2020 Snake boat races suspended in Kerala, come alive in Perth

Reading Time: 3 minutes
Jalvolsavam (Water Festival) snake boat race perth

Hundreds of spectators on the lake front erupted with joy as the boats sliced through the waters, the oarsmen throwing their oars in unison to the fast-paced rhythm of the Keralan drums.

Kerala’s famous snake boat races?

No, Perth’s newest cultural experience.

The snake-boat (chundan) races in Kerala, a centuries-old tradition of water regatta called Vallam Kali, were suspended this year due to COVID.

However, for the first time ever in Australia, the spirit of Vallam Kali was celebrated with great fervour right here, in the scenic waters of Perth.  Champion Lakes became Vembanad Kaayal and dragon boats became our beloved chundans for a day.

Held in late September with necessary safety and hygiene precautions in place, the event was organised by the Perth United Malayalee Association Inc with Champion Lakes Boating Club.

They called it Jalvolsavam (Water Festival).

Jalvolsavam (Water Festival) snake boat race perth

READ ALSO: Kerala: Bringing God’s Own Country back

Thirteen teams competed in four qualifying races. Eight teams progressed to the semi-finals, and four fought the finals.

The boat Piara chundan of the Piara Spartans team claimed the first Jalolsavam Vallamkali Trophy. Karichal Chundans and Maylands Chundan finished second and third respectively.

“It took a lot of effort and weeks of practice to get to this stage,” a thrilled Binish Varghese, captain of Piara Spartans told Indian Link.

Anish Varughese, the team’s energetic drummer-cum-coach comes from a music background, which served him well in encouraging his team to the finish line.

Most of their team members work in emergency services like Health services and Policing, with all of them nurturing a passion for native country sports like Vadam valli  (Tug of War) and football, and that made this event even more special. 

mahabali on snake boat, perth

Participant Thomas Joseph brought special experience – having actually contested at the iconic races in Kerala.

“I was a regular oarsman of the Jawahar Thayangari chundan in the Kuttanad boat race for several years,” he told Indian Link. “Rowing this year after a gap of twenty years, in the Perth waters, was a wonderfully nostalgic experience.”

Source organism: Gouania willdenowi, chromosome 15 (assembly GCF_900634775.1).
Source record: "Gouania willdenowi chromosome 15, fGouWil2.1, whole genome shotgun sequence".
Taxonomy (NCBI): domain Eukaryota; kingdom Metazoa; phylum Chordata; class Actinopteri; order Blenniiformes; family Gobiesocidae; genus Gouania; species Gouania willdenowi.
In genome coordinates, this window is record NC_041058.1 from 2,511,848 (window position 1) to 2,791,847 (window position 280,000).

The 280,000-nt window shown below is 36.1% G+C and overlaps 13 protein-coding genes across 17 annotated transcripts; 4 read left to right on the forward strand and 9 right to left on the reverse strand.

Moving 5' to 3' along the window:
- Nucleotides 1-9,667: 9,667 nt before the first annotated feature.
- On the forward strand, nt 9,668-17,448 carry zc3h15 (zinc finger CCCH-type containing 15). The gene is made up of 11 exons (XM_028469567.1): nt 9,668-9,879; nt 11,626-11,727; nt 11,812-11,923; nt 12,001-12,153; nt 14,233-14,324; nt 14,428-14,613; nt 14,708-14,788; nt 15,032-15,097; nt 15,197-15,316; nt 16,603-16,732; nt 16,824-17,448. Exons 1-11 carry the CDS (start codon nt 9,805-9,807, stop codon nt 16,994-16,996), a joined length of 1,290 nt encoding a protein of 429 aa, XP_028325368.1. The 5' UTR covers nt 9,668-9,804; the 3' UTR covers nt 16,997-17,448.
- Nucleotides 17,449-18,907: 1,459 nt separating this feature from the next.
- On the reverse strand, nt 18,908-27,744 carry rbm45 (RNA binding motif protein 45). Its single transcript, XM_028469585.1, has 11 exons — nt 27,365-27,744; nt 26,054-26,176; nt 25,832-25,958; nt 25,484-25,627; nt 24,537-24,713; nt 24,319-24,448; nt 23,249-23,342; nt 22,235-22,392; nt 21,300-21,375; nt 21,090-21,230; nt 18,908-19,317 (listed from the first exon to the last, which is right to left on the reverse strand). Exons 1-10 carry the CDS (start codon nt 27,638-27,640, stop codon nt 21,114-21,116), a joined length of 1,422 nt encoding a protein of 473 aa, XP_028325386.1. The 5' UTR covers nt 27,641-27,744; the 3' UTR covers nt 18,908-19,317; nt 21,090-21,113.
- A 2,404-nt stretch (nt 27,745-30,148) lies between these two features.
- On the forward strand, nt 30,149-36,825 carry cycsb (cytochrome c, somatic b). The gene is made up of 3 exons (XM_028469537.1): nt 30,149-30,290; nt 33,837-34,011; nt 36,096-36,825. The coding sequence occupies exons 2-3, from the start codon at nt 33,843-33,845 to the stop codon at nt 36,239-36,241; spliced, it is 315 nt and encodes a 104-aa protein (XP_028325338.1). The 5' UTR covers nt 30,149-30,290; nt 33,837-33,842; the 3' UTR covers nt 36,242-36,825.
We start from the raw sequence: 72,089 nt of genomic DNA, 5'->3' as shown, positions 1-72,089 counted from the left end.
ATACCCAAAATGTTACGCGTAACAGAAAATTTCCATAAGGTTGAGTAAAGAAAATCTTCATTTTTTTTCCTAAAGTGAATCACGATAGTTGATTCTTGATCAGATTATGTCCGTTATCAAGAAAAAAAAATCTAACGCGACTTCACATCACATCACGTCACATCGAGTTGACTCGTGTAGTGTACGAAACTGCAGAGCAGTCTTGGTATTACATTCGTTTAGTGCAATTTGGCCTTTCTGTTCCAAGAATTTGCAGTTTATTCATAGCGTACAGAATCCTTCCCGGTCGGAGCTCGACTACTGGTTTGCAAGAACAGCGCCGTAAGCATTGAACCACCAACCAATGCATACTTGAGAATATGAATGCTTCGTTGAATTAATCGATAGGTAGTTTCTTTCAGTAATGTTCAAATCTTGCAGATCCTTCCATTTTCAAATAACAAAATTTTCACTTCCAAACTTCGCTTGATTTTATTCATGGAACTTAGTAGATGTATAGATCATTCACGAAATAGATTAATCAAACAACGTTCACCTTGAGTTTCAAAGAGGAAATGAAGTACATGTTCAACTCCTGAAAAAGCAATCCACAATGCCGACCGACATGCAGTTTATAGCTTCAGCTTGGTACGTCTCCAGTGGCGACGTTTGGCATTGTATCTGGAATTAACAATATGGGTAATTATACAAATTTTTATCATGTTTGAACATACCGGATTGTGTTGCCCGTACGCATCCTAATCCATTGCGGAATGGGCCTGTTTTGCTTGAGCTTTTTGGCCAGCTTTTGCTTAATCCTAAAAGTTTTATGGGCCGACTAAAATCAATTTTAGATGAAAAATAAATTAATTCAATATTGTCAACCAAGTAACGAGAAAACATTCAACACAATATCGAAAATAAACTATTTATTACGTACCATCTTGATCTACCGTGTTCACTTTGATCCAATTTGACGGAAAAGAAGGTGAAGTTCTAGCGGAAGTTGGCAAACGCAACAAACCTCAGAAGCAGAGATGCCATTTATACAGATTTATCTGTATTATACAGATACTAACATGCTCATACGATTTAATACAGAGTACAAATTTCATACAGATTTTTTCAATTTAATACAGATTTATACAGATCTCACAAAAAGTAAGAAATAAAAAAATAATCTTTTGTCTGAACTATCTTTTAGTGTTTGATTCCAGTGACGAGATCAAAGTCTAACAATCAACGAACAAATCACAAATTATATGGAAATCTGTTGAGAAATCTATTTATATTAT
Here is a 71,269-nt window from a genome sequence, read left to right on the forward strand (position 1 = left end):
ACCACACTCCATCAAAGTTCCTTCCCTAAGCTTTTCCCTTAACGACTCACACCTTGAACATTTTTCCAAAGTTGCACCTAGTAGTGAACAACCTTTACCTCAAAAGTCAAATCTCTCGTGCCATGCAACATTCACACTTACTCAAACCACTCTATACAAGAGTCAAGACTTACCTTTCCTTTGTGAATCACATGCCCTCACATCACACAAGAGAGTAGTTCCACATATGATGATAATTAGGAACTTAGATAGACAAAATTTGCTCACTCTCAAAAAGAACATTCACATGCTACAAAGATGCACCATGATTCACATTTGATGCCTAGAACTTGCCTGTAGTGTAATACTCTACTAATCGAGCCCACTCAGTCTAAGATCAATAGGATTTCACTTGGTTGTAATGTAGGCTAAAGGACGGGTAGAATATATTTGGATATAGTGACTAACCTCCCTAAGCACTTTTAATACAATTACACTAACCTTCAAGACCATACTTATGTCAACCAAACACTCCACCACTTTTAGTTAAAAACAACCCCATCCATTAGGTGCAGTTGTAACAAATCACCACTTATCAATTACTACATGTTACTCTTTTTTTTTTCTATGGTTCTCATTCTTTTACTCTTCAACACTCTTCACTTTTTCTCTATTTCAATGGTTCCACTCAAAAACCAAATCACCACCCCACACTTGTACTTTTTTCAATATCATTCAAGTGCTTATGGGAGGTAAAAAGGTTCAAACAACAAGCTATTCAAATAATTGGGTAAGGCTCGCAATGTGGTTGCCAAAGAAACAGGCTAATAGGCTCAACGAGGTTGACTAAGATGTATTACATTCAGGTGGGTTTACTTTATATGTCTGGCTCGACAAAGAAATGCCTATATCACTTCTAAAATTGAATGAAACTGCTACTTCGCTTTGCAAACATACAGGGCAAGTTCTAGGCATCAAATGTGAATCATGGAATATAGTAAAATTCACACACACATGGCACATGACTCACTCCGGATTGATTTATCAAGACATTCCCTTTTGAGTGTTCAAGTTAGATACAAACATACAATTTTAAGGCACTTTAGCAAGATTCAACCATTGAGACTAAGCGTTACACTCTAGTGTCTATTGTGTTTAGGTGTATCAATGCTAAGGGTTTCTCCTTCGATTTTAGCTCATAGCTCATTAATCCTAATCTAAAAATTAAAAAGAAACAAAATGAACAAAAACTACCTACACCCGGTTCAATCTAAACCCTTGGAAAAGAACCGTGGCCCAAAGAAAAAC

His boat this time, Karichal Chundan is in fact named in honour of a glorious black snake boat in Kerala with the same name.

Water regatta has been a part of Kerala’s cultural heritage for centuries, the unusual boats themselves a great symbol of the state. The vigour of the rowers is matched equally by the enthusiasm of the drummer-helmsmen, as well as by the cheering appreciation of the crowds. The helmsmen’s singing of the boat song (Vanchipattu) to urge on the rhythm of the rowers is just as iconic.

Its Australian avatar could well become an annual affair.

READ ALSO: Cricket for Kerala

Raveesh Karanil John, PUMA co-ordinator, observed, “We did not expect such a good turnout of teams, and such support from the public. The event which was originally scheduled for March had to be postponed owing to COVID 19 and now, organising this in September amidst the mild showers, added that monsoonic feel of an authentic Onam.”

In his inaugural speech, Paul Papalia, (WA Minister for Tourism, Racing and Gaming, Small Business, Defence Issues, Citizenship and Multicultural Interests) said, “It is wonderful to be witnessing the snake boat festival at Champion Lakes. I congratulate the participants and the organisers at PUMA.”

He was joined by dignitaries Kevin Michel (MLA Pilbara), Yaz Mubarakai (MLA Jandakot), Ruth Butterfield (Mayor Armadale) and John Bleinke (President, Champion Lakes Boating Club).

The Jalolsavam experience gave them a slice of the best of Kerala, from its food to its backwaters, right here in Perth for the first time.

[smartslider3 slider=”9″]

READ ALSO: Onam greetings of a different kind in Sydney

- Advertisement -

Related Articles


Please enter your comment!
Please enter your name here

- Advertisement -
- Advertisement -


Let’s Talk Boosters: Indian Link podcast

  In LET'S TALK BOOSTERS, a new podcast series by Indian Link, host Ekta Sharma quizzes Dr Kritman Dhamoon of Blacktown Hospital Sydney about booster...
Frontline worker Parita Patel (inset). Image supplied

‘Serving the community’: COVID testing in remote NSW

  The past two years have been a rollercoaster of COVID-19 related turmoil; from isolating lockdowns, closed borders, to trying to help Indians in the...

Ep 9: What do young Indians want from love?

  Growing up in Indian culture, most of us know that love has never been as popular as marriage. Even in the movies, the main...
- Advertisement -

Latest News

gurpreet singh

#MyWork: Prison officer Gurpreet Singh

  Sydney’s GURPREET SINGH tells RAJNI ANAND LUTHRA about his work with Corrective Services NSW. My job title Deputy Superintendent Classifications and Placement, at the Silverwater Correctional...
Bhaukaal 2

Review: Bhaukaal season 2 (MX Player)

  There is no pre-defined meaning to the title, 'Bhaukaal', but colloquially in the local North Indian lingo, it egoistically means "in one's own style,...

Auntyji on the ethics of cross-racial surrogacy

  Dear Auntyji I don’t know if you have watched a Hindi film on surrogacy on Netflix called Mimi, but I have a question for you...
book review rashida tayabali

BOOK REVIEW: Life after Ali by Rashida Tayabali

  The story begins with Tasneem, a mother of two adolescent children, attending her husband Ali’s funeral at a mosque in Sydney. Ali’s sudden and untimely...

 REVIEW: Mission Frontline season 2 (Discovery+)

  The series is like a documentary. It introduces the audience to the armed forces, close and upfront, with the help of celebrities. AT A GLANCE ...